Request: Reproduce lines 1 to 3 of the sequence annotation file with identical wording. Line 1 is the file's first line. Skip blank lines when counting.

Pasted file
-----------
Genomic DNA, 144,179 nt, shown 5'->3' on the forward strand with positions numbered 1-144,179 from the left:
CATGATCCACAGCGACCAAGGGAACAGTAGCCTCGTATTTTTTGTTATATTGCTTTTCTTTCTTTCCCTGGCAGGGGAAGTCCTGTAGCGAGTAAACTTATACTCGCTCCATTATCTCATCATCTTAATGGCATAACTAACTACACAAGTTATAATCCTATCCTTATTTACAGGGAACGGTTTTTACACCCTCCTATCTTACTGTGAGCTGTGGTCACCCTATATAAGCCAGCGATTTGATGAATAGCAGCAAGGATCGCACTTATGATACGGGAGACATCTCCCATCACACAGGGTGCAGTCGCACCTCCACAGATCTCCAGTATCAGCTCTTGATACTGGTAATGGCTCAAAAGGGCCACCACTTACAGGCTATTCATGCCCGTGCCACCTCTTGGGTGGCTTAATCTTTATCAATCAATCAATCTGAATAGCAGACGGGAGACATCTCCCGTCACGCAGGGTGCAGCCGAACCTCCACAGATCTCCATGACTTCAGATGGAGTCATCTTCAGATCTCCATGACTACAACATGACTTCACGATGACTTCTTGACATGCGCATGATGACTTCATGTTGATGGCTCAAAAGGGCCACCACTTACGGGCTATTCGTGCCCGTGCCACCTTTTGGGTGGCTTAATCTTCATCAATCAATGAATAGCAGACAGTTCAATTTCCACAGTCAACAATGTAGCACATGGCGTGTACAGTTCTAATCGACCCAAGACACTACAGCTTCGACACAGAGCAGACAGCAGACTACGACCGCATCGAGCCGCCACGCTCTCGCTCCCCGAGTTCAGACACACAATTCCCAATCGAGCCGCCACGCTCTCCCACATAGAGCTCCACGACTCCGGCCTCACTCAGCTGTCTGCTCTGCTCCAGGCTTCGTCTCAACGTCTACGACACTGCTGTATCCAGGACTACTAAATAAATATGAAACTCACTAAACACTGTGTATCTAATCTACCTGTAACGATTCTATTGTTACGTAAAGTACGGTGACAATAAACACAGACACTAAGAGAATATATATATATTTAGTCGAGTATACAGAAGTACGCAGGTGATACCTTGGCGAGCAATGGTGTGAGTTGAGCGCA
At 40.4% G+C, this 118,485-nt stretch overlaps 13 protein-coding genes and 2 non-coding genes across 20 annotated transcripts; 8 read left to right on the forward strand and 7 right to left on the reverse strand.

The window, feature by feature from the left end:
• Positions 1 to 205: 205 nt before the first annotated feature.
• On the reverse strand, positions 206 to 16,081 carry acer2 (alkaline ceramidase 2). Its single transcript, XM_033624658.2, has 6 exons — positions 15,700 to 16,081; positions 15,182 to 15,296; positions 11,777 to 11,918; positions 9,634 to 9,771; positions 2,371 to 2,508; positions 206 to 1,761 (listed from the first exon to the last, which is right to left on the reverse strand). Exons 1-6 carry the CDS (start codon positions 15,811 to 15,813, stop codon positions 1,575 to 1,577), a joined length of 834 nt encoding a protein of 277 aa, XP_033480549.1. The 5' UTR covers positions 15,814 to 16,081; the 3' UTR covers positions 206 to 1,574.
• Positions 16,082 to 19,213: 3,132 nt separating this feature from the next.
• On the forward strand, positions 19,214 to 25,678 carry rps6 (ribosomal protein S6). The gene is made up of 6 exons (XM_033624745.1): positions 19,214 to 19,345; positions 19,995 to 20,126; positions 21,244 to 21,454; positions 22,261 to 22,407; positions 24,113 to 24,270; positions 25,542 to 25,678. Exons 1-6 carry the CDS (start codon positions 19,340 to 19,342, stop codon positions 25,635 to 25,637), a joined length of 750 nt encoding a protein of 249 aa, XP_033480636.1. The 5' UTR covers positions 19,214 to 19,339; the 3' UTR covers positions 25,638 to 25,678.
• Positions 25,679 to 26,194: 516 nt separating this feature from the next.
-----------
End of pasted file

Genomic DNA, 144,179 nt, shown 5'->3' on the forward strand with positions numbered 1-144,179 from the left:
CATGATCCACAGCGACCAAGGGAACAGTAGCCTCGTATTTTTTGTTATATTGCTTTTCTTTCTTTCCCTGGCAGGGGAAGTCCTGTAGCGAGTAAACTTATACTCGCTCCATTATCTCATCATCTTAATGGCATAACTAACTACACAAGTTATAATCCTATCCTTATTTACAGGGAACGGTTTTTACACCCTCCTATCTTACTGTGAGCTGTGGTCACCCTATATAAGCCAGCGATTTGATGAATAGCAGCAAGGATCGCACTTATGATACGGGAGACATCTCCCATCACACAGGGTGCAGTCGCACCTCCACAGATCTCCAGTATCAGCTCTTGATACTGGTAATGGCTCAAAAGGGCCACCACTTACAGGCTATTCATGCCCGTGCCACCTCTTGGGTGGCTTAATCTTTATCAATCAATCAATCTGAATAGCAGACGGGAGACATCTCCCGTCACGCAGGGTGCAGCCGAACCTCCACAGATCTCCATGACTTCAGATGGAGTCATCTTCAGATCTCCATGACTACAACATGACTTCACGATGACTTCTTGACATGCGCATGATGACTTCATGTTGATGGCTCAAAAGGGCCACCACTTACGGGCTATTCGTGCCCGTGCCACCTTTTGGGTGGCTTAATCTTCATCAATCAATGAATAGCAGACAGTTCAATTTCCACAGTCAACAATGTAGCACATGGCGTGTACAGTTCTAATCGACCCAAGACACTACAGCTTCGACACAGAGCAGACAGCAGACTACGACCGCATCGAGCCGCCACGCTCTCGCTCCCCGAGTTCAGACACACAATTCCCAATCGAGCCGCCACGCTCTCCCACATAGAGCTCCACGACTCCGGCCTCACTCAGCTGTCTGCTCTGCTCCAGGCTTCGTCTCAACGTCTACGACACTGCTGTATCCAGGACTACTAAATAAATATGAAACTCACTAAACACTGTGTATCTAATCTACCTGTAACGATTCTATTGTTACGTAAAGTACGGTGACAATAAACACAGACACTAAGAGAATATATATATATTTAGTCGAGTATACAGAAGTACGCAGGTGATACCTTGGCGAGCAATGGTGTGAGTTGAGCGCA
At 40.4% G+C, this 118,485-nt stretch overlaps 13 protein-coding genes and 2 non-coding genes across 20 annotated transcripts; 8 read left to right on the forward strand and 7 right to left on the reverse strand.